To perform drop sets, start with a traditional set, then reduce the load (often 20–25%) and immediately perform another 1–3 sets. Each drop set is performed to failure.
Rest-pause may be the best option of the three for building strength (how much force you can produce) but more research is needed.
High Intensity Interval Training
Also known as HIIT, this training method is a favorite of trainers and coaches looking to maximize time efficiency and quickly spike the heart rate. If you want to become exhausted quickly, it is a great training method. If you play basketball, tennis, or other similar sports that involve quick, intense bursts of activity, HIIT is a great option.
If you want to get in shape and lose weight, HIIT isn’t superior to traditional moderate-intensity, long-duration training. You can get great results with both.
Just because someone gets great results with one method doesn’t mean that method trumps all others.
What is most important to you?
Exercise has many health benefits.
Improve cardiovascular health and reduce all-cause mortality
Improve strength and power
Reduce fall risk
Improved performance in a sport or activity
Reduce stress, anxiety, and depression
Some of these can be achieved with the same form of exercise while others cannot. Many posts online relate to building muscle. That may not be important to you. If it is, a couple of key exercises is not enough to be a fitness model.
Maximizing muscle growth requires high volume training, a good diet with substantial protein, and a lot high-quality of sleep. You can build muscle on a poor diet and mediocre protein intake, but it will be harder. Furthermore, anyone online with their shirt off showcasing their muscles has won the genetic lottery. Many use performance enhancers as well.
If you just want to be healthy but be efficient with your time, there are many strategies you can employ. You can find more within this research article or my summary of it (all research-backed with links).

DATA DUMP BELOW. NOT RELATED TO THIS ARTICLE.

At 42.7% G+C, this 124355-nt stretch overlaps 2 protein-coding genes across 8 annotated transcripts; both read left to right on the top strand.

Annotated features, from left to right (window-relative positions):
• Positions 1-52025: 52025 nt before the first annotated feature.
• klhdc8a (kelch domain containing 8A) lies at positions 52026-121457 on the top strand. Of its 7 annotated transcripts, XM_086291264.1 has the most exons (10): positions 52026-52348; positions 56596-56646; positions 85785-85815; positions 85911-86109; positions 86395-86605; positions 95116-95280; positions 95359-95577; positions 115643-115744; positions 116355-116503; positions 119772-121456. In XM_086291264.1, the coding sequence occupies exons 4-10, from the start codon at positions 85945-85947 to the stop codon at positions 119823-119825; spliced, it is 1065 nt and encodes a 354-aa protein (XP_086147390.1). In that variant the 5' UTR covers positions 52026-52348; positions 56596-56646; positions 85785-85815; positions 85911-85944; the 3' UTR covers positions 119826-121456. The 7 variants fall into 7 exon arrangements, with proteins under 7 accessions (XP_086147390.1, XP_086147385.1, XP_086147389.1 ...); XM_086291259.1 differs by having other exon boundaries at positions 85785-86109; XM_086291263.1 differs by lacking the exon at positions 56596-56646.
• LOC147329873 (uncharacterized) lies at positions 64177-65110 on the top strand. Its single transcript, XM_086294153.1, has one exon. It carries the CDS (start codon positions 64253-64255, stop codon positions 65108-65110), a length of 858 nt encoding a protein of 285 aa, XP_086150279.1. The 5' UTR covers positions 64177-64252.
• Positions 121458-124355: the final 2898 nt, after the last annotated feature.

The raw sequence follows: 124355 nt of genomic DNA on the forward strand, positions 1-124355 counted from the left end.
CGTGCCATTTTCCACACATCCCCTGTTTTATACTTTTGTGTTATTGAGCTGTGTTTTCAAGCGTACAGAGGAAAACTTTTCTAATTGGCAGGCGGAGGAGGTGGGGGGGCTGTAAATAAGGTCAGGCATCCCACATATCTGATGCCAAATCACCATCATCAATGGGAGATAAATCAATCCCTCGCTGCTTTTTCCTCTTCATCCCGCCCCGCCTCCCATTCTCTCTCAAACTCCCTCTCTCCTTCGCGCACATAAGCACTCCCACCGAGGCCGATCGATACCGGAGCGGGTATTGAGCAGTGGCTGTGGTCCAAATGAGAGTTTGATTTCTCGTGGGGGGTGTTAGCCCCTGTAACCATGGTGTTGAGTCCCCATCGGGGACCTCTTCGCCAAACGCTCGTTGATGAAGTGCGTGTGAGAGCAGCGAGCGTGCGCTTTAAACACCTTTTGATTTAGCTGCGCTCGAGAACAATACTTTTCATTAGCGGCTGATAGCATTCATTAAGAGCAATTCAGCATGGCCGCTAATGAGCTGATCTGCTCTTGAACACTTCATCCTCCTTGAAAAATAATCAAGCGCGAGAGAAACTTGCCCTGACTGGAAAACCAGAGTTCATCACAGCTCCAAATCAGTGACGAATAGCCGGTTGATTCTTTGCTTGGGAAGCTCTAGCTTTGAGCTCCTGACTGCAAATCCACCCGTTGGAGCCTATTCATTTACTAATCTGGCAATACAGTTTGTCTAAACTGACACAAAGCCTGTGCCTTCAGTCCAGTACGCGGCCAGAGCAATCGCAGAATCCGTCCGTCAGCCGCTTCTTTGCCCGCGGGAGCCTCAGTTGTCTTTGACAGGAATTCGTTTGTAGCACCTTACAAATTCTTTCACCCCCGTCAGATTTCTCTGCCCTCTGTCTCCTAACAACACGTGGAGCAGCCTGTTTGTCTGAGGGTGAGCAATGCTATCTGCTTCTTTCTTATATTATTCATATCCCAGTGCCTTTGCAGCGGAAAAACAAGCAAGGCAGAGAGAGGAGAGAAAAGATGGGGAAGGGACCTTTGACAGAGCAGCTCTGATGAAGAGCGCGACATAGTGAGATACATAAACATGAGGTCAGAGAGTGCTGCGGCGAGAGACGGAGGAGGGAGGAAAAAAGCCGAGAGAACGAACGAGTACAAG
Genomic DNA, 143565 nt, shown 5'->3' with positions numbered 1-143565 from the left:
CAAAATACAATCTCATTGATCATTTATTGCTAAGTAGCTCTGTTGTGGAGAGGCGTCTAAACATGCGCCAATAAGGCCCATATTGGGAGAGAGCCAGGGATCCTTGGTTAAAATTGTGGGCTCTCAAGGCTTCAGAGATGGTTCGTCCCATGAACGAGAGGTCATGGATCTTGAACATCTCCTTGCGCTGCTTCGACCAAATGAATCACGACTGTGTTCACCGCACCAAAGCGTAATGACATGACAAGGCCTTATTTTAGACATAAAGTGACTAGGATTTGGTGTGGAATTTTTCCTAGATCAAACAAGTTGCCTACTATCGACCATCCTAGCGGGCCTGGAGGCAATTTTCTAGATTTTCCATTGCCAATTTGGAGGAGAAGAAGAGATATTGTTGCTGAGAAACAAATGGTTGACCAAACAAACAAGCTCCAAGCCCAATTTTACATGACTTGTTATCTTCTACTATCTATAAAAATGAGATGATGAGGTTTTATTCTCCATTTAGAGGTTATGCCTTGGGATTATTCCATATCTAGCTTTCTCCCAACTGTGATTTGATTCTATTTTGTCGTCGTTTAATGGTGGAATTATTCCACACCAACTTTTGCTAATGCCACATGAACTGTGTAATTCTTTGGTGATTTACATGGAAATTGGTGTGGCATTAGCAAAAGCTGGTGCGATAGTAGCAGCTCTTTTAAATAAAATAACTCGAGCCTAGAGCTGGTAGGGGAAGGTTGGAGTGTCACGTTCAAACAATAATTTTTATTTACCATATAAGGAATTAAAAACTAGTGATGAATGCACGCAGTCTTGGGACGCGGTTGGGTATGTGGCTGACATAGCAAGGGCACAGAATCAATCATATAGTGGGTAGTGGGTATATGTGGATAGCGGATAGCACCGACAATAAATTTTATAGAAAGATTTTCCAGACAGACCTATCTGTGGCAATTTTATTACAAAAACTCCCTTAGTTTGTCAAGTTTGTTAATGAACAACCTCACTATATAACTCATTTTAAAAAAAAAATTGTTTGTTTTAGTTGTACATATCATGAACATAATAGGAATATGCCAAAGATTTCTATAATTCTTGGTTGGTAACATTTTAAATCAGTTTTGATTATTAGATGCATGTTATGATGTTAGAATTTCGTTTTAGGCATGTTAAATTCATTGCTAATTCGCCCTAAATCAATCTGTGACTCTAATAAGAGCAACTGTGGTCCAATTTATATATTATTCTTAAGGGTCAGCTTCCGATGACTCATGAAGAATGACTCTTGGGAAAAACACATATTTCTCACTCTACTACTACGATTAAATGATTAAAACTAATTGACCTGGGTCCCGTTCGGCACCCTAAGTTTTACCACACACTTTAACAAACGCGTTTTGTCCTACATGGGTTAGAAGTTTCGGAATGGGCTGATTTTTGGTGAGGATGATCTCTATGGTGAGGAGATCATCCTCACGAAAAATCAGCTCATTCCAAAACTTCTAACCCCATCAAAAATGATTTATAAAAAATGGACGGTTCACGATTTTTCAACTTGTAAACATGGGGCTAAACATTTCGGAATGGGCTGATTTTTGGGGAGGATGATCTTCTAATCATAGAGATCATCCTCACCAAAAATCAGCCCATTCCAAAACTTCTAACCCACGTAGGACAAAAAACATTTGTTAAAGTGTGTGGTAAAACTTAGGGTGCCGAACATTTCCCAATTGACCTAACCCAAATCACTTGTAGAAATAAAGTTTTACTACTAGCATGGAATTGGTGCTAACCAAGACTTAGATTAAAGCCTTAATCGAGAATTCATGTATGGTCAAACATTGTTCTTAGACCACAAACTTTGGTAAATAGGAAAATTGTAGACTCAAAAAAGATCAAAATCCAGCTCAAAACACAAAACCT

You can still accomplish a lot when time is short. If you are in a season of life in which exercise time is short, you can employ maintenance strategies, which require less volume of training.
It largely comes down to your fitness goals — both short and long-term.
One last consideration. If you don’t find value in an exercise, you won’t do it. You don’t have to enjoy exercise to stick with it (although it helps) but you do have to believe in the exercise you are performing.
It works vs. it is the best thing for me
In physical therapy, we strive for professional autonomy. There are many ways to help a patient. The key is whether a particular approach is founded in good research and has patient buy-in.
Clinicians and trainers need to avoid the “it works” mentality and strive for the best option. That differs for every patient and client.
Take another look across your social feed and preferred exercise resources. Note that most of the instagurus and authors are large, strong, lean humans. What they are doing is clearly working for them. There is a lot of variety amongst all of the influencers and writers. That alone should show you there is no “best” strategy.
What Arnold and Ronnie Coleman did cannot be replicated by many humans ever. They have genetics few will ever possess. That paired with an insatiable work ethic and narrow focus led to their success.
I have no desire to ever look like Arnold or Ronnie. Just because they were two of the greatest ever at building muscle does not mean they designed the greatest universal muscle-building programs. They found the right mix that maximized their personal development.
Whenever you come across a “never do this” or “must include these exercises” in your routine, take note of the recommendations as to potential options for your routine. They are never absolutes. Most of the “never dos” have no research to support their harm (form is overrated and lifting with a rounded back is safe and effective) and the “must includes” can be skipped.
Some foundational movements are universally beneficial for people — with few exceptions, such as the fear-avoidance issue previously mentioned — such as the squat and deadlift. But the exact rep scheme and loading schedule are not universal.
There is no such thing as a best exercise plan.